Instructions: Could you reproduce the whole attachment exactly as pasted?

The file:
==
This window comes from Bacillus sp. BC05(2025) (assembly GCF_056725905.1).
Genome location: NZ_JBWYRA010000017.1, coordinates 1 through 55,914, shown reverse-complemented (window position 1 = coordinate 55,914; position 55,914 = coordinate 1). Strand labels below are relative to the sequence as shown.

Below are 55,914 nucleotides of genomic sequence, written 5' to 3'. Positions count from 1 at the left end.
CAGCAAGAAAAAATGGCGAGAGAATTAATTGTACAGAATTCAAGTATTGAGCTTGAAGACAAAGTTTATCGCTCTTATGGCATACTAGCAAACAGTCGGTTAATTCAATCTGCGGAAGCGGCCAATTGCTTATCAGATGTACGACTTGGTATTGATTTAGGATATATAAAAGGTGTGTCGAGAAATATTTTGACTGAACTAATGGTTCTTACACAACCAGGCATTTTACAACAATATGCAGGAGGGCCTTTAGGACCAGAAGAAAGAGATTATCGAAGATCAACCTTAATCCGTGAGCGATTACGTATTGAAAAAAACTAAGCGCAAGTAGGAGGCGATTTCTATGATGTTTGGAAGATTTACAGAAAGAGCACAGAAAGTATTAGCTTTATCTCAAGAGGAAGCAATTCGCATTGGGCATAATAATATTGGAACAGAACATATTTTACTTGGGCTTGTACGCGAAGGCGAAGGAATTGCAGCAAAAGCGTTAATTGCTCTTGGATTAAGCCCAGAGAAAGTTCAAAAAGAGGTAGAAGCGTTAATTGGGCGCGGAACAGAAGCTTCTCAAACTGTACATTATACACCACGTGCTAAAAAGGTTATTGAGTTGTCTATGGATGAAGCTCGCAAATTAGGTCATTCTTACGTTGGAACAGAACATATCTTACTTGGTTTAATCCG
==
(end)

This window comes from Bacillus sp. BC05(2025) (assembly GCF_056725905.1).
Genome location: NZ_JBWYRA010000017.1, coordinates 1 through 55,914, shown reverse-complemented (window position 1 = coordinate 55,914; position 55,914 = coordinate 1). Strand labels below are relative to the sequence as shown.

Below are 55,914 nucleotides of genomic sequence, written 5' to 3'. Positions count from 1 at the left end.
CAGCAAGAAAAAATGGCGAGAGAATTAATTGTACAGAATTCAAGTATTGAGCTTGAAGACAAAGTTTATCGCTCTTATGGCATACTAGCAAACAGTCGGTTAATTCAATCTGCGGAAGCGGCCAATTGCTTATCAGATGTACGACTTGGTATTGATTTAGGATATATAAAAGGTGTGTCGAGAAATATTTTGACTGAACTAATGGTTCTTACACAACCAGGCATTTTACAACAATATGCAGGAGGGCCTTTAGGACCAGAAGAAAGAGATTATCGAAGATCAACCTTAATCCGTGAGCGATTACGTATTGAAAAAAACTAAGCGCAAGTAGGAGGCGATTTCTATGATGTTTGGAAGATTTACAGAAAGAGCACAGAAAGTATTAGCTTTATCTCAAGAGGAAGCAATTCGCATTGGGCATAATAATATTGGAACAGAACATATTTTACTTGGGCTTGTACGCGAAGGCGAAGGAATTGCAGCAAAAGCGTTAATTGCTCTTGGATTAAGCCCAGAGAAAGTTCAAAAAGAGGTAGAAGCGTTAATTGGGCGCGGAACAGAAGCTTCTCAAACTGTACATTATACACCACGTGCTAAAAAGGTTATTGAGTTGTCTATGGATGAAGCTCGCAAATTAGGTCATTCTTACGTTGGAACAGAACATATCTTACTTGGTTTAATCCG